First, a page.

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Key work
Does he have a key work, a work that caused a change in his oeuvre or a work that is etched in his brain? He has. “One of my key works is ‘Rebirth’. I went to five different book stores in Amsterdam. Finding good materials is a big part of my process. I didn’t have anything specific in mind. However, I just couldn’t find the right book. In the end of the day I went back to the store where I started, De Slegte at Vijzelstraat, as one last try and found out they had an extra floor (it can happen to the best of us). That’s where I found a secondhand book about human anatomy made for artists. I used almost every page of the book and it took about a week before the work was finished. You just know it when you made something special.”
This wasn’t the only time he experienced this astounding feeling. Another key work is ’Totem’. “It’s a tiger’s face (LP cover) mixed with a robot (LP cover) and money from foreign countries. I made this and knew it had a lot of potential, but couldn’t find the right background. Then a year later I made a random background out of pictures of Michelangelo’s church in Rome mixed with an air photo of suburban homes. This proved to be the perfect background to finish the piece. ​From a symbolic perspective the work contains so many contradictory elements, yet it mingles so well together, almost hard to believe. Sometimes you just need some patience. This is also a perfect example of serendipity.”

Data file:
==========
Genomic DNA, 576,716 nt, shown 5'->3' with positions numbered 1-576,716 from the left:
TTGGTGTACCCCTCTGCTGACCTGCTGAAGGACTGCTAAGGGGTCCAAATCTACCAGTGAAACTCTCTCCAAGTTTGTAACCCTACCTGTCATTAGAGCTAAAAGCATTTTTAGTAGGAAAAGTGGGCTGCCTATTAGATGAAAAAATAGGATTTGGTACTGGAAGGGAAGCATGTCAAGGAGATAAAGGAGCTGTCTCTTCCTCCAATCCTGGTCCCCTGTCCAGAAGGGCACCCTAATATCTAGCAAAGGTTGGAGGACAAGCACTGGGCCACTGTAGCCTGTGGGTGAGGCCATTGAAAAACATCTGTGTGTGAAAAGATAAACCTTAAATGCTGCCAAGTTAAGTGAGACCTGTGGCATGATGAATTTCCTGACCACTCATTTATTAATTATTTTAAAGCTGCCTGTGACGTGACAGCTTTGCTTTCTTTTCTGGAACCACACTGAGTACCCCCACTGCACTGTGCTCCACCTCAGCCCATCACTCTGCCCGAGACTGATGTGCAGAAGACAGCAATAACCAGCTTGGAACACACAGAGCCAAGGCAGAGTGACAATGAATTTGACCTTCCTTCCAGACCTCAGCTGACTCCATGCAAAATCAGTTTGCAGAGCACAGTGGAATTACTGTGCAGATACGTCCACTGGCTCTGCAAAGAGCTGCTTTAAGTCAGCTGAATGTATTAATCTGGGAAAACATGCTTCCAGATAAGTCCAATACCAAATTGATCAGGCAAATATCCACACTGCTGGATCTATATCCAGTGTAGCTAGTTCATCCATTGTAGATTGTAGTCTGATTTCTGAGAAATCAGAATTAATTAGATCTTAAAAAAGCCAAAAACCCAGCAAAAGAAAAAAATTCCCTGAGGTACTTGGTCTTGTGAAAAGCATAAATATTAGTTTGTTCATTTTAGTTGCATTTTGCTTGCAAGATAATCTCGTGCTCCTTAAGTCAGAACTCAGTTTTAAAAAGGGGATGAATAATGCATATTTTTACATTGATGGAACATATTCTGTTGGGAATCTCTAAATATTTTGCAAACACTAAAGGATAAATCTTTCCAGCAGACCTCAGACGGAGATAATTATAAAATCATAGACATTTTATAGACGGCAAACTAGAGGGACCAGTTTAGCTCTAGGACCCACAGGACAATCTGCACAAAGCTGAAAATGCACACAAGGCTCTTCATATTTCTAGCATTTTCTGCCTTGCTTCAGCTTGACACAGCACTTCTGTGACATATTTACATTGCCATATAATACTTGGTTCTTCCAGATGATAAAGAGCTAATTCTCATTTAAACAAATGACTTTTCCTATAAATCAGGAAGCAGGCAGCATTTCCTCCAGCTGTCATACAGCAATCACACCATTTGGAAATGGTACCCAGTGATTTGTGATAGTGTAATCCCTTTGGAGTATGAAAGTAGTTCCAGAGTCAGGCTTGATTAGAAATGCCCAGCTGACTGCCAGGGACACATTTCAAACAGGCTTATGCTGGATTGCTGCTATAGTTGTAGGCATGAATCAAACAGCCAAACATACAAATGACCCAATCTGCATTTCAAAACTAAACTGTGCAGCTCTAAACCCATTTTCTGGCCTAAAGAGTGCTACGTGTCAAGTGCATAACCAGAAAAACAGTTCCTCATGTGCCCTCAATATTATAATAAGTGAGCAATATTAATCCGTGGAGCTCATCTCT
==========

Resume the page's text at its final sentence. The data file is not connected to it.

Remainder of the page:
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Indian temple
Although most of the works described above are black and white his oeuvre is mainly coloured: “I love to work with vivid colours, because it makes you feel a live. An example of a colourful piece is ‘Return to Paradise’. I got inspired by a fascinating picture of a bright coloured Indian temple. The best colours are definitely born in nature and I’m certain nature’s allure also had a big influence on the temple, so I instantly grabbed some books of wildlife photographers. When I put this art piece on the wall it lights up the room and makes me feel more at home.” Together with The Friendly, an education puzzle company, he wants to transform this artwork into a puzzle: “It’s a good way to make art accessible. This piece will be the first try-out and solving an art-puzzle is a fun way to dive in the mind of the creator”.

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A mirror of life
Does he have a nice philosophical last word? “As you can see in my works, a lot of them don’t really have logic, even I couldn’t reproduce them, but there’s always some kind of balance. In that way it’s a mirror of life. I always try to learn something from my own art. Sometimes ​by looking at it when it’s finished, but also a lot of times during the process of creating.”
And he has one very last word: “I really want to thank two amazing women. To start (what a cliché) my mother, Dingena Mol. She helped me really well with all professional pictures of the artworks! And my wife Janna Stam for building the website and all the support building this new career. Thanks for believing in me!”

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Images: 1) The Butterfly Effect, 2) Totem, 3) Rebirth, 4) Return to Paradise, 5) 9 to 5, 6) Dance with your Demons, 7) Siyo Nqoba, 8) Hey by Rui Reis Maia, 9) Pascal Tanna Tan looking at his artworks, photo by Dingena Mol, 10) Temple Colours India